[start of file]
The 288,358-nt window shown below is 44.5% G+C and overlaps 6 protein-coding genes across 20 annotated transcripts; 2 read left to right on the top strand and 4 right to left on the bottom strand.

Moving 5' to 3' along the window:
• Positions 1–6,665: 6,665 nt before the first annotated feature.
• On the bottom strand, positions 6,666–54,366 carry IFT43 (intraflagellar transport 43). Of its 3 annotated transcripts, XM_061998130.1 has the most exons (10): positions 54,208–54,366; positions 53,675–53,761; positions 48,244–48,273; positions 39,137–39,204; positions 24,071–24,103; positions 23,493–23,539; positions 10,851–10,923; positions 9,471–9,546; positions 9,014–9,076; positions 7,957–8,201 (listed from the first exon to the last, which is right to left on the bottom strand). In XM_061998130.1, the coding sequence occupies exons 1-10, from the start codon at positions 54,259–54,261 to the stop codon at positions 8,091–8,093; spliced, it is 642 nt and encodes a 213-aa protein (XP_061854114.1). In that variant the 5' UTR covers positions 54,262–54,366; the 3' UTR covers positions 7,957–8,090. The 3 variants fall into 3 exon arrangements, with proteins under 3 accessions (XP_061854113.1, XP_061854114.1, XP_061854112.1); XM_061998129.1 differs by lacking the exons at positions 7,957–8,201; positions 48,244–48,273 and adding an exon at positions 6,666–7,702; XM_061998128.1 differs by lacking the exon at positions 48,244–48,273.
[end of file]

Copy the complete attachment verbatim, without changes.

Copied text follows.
The 288,358-nt window shown below is 44.5% G+C and overlaps 6 protein-coding genes across 20 annotated transcripts; 2 read left to right on the top strand and 4 right to left on the bottom strand.

Moving 5' to 3' along the window:
• Positions 1–6,665: 6,665 nt before the first annotated feature.
• On the bottom strand, positions 6,666–54,366 carry IFT43 (intraflagellar transport 43). Of its 3 annotated transcripts, XM_061998130.1 has the most exons (10): positions 54,208–54,366; positions 53,675–53,761; positions 48,244–48,273; positions 39,137–39,204; positions 24,071–24,103; positions 23,493–23,539; positions 10,851–10,923; positions 9,471–9,546; positions 9,014–9,076; positions 7,957–8,201 (listed from the first exon to the last, which is right to left on the bottom strand). In XM_061998130.1, the coding sequence occupies exons 1-10, from the start codon at positions 54,259–54,261 to the stop codon at positions 8,091–8,093; spliced, it is 642 nt and encodes a 213-aa protein (XP_061854114.1). In that variant the 5' UTR covers positions 54,262–54,366; the 3' UTR covers positions 7,957–8,090. The 3 variants fall into 3 exon arrangements, with proteins under 3 accessions (XP_061854113.1, XP_061854114.1, XP_061854112.1); XM_061998129.1 differs by lacking the exons at positions 7,957–8,201; positions 48,244–48,273 and adding an exon at positions 6,666–7,702; XM_061998128.1 differs by lacking the exon at positions 48,244–48,273.